Thursday, March 08, 2007

Servant Leadership

“You know that foreign rulers like to order their people around. And their great leaders have full power over everyone they rule. But don't act like them. If you want to be great, you must be the servant of all the others.”

- Jesus of Nazareth

A couple of nights ago I met with a group of Emporia’s firemen. One of the questions they asked Commissioner Tom Myers and me was our management philosophy. I told them, without hesitation, that mine is Servant Leadership. For me, this is a matter of faith and years of business practice.

While I have no sectarian interest in this election, faith is at the heart of who I am. I assume the best of the other candidates in this race as well.

My pilgrimage began early. I grew up in the Episcopal Church in Massachusetts. My earliest memories are of observing the great mysteries of faith. Even in my youth I had profound questions. Was God so distant that I could never relate to and with Him? Why was there so much evil in the world? Does God care about whether I live or die? Was Jesus of Nazareth really who He claimed to be? In time I summoned the courage to ask church leaders those questions. To my dismay they didn’t seem to have answers. “Do the best you can in life and God will reward you,” they said. My disappointment and anger led me to abandon faith altogether. Years later, in Vietnam, I had my Damascus Road experience. There, at a time when I cynically viewed the world as nothing more than a battle of the weak against the strong, my moment came. That time and that experience were life altering for me. From there, I set a different course in life and have never looked back. I earned an undergraduate degree in Communications with a minor in Linguistics. I went on to graduate school and earned a Master’s degree in theology. The guiding principles of my life today are grounded in my Christian faith and the principle that my role in life is to be a servant of others. As I’ve stumped around this city I’ve had some folks express the notion that they couldn’t vote for me because I’m “the guy who writes religious stuff.” At times like that it’s tempting to consider shifting gears, to set my faith aside to gain a vote. Of course, I can’t do that. My faith is at the heart of who I am. I cannot deny who I am, nor will I. As I said a paragraph ago, I have no sectarian interest in this election. I have no desire to use my faith as a bludgeon. My campaign is built on three themes – Community, Opportunity, Responsibility. They, in turn, are rooted for me in faith, love, and service. I’m doing what I’m doing because I see the needs and I want to serve.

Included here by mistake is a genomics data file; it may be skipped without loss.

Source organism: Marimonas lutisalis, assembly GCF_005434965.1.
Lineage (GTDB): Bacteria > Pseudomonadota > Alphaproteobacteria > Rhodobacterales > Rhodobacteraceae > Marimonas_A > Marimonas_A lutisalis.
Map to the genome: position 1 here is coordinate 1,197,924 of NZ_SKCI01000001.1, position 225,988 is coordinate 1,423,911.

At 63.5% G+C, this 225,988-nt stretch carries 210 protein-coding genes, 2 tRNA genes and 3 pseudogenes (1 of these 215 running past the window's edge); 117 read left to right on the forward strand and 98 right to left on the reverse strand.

Professionally, servant leadership is the model I proudly embraced for the last seventeen years of my career with FedEx. Fred Smith, FedEx’s founder, adopted that model in the corporation’s formative years and that’s one of the things that has made FedEx one of the world’s most admired and profitable business entities. Simply put, servant leadership works. One of the most prominent templates on display at FedEx reads, “If you’re not serving a customer directly, your job is to serve someone who is.” Those acquainted with me at FedEx knew that I fully subscribed to that philosophy. They knew, that while I was no shrinking violet, I was also a servant leader. It’s a record I’m proud of.

What does all of this have to do with the City Commission election? Everything. In about a month the voters of Emporia will decide who will sit in three of our “seats of power.” There are some relevant questions I believe that need to be answered for those who would take those seats. Should a servant leader ignore the plight of Emporians living at the mercy of slum lords? Should a servant leader ignore the pleas for fair compensation from public servants like our firefighters? Should a servant leader table equipment needs for these servants in order to present a shadow surplus to the city? Should a servant leader pursue a policy of benign neglect toward its minorities? These, and more, are all public policy questions that need to be answered.

I’ve set my campaign on the sail of servant leadership. It’s a philosophy I will not abandon. In 1521 Martin Luther told the Diet of Worms, “Here I stand, I can do no other.” That’s my stand also!

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